Oh, what a tangled web we weave, when ourselves we do deceive.

Monday, August 12, 2019

Revisiting Kamtza and Bar Kamtza --- or Kamtza and (Bar)Bat Kamtza Revisiting Us


Author’s note – I initially wanted to title this post “Because of Kamtza and Bnot Kamtza was the House Destroyed”. But I had used that title for an overview of the Miriam Shear incident that I wrote eleven years ago [almost] to the day. I went with an alternative post title. This only enforces the message of this post which is that Bar Kamtza (or Bat Kamtza) is with us today.
All information in this post is the [alleged] truth. It is based on information publicly available on Internet forums and media and has been mentioned and sourced in previous posts.



Last Motzaei Shabbos (Tisha B’Av), I was sitting on the floor with absolutely nothing to do but to reflect on why we have not yet merited redemption and why we must still observe it today. My thoughts made me face up to a very unpleasant reality.

We know the famous Yerushalmi that says, כל מי שלא נבנה ביהמ"ק בימיו כאילו הוא חורבו . Any person that in his days the Temple was not built, it’s as if he destroyed it himself. Do we really destroy it ourselves?

The sad answer lies in the well-known adage: Those who forget the past, are condemned to repeat it. If we see that we are making the same mistakes, we have not yet learned our lesson.

Even after all this time!

Let’s think. Why was the last Temple destroyed to begin with? Of course, the quick answer is Sinas Chinam. But to understand what this is, the gemara in Gittin tells us the familiar story of Kamtza-Bar Kamtza. I fear that we have Bar Kamtzas in every generation. True or not, we certainly have some in ours. And, as long as they are here, we can never be worthy of geulah.

First, let’s review the narrative:

There was a man whose friend was Kamtza and whose enemy was Bar Kamtza. Once, he made a banquet and he told his attendant to bring Kamtza but he brought Bar Kamtza. When the host saw him, he told him, “Look, you are not my friend. Why are you here? Get up and leave.” Bar Kamtza responded, “Well, I am already here so if you allow me to stay, I will pay for my portion.”  The host said, “No.” “I will pay for half of the banquet.” The host said, “No.” “I will pay for the entire banquet.” The host said, “No.” In fact, he grabbed Bar Kamtza and escorted him out. Said Bar Kamtza, “Since the Rabbis were there and they did not object, I can infer that they approve of this treatment. I will go and make a denouncement to the king.”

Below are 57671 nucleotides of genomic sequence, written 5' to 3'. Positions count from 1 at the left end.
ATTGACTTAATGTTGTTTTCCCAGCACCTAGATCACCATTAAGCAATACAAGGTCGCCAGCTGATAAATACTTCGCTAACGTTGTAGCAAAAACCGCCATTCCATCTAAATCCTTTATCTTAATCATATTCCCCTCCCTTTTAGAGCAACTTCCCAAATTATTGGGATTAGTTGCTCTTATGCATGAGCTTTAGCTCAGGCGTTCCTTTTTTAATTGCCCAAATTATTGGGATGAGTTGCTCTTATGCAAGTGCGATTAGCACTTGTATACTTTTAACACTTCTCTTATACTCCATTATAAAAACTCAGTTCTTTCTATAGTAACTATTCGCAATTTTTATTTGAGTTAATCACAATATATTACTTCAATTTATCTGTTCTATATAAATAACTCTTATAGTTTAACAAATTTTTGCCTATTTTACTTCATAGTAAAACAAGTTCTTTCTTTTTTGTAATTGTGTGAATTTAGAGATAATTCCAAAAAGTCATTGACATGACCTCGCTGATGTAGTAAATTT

And so he did. The story continues that he went to the Roman Caesar and told him that the Jews are rebelling. To prove it, he persuaded the Caesar to send an offering which he sabotaged to make it unfit to bring. This was seen as an insult to the Caesar who then sent a repression force which eventually destroyed the Temple.

Rav Yosef Chaim, the Ben Yehoyada, notes that the story does not say that the Rabbis were aware of what was going on. It only says that this was what Bar Kamtza was thinking. Ben Yehoyada refuses to accept that the Rabbis were aware of this drama. He says that they weren’t aware. It was only that Bar Kamtza presumed that they were. He continues that even according to the version in the Midrash which may indicate that the Rabbis heard the conversation, it is still not likely that they saw Bar Kamtza being led out.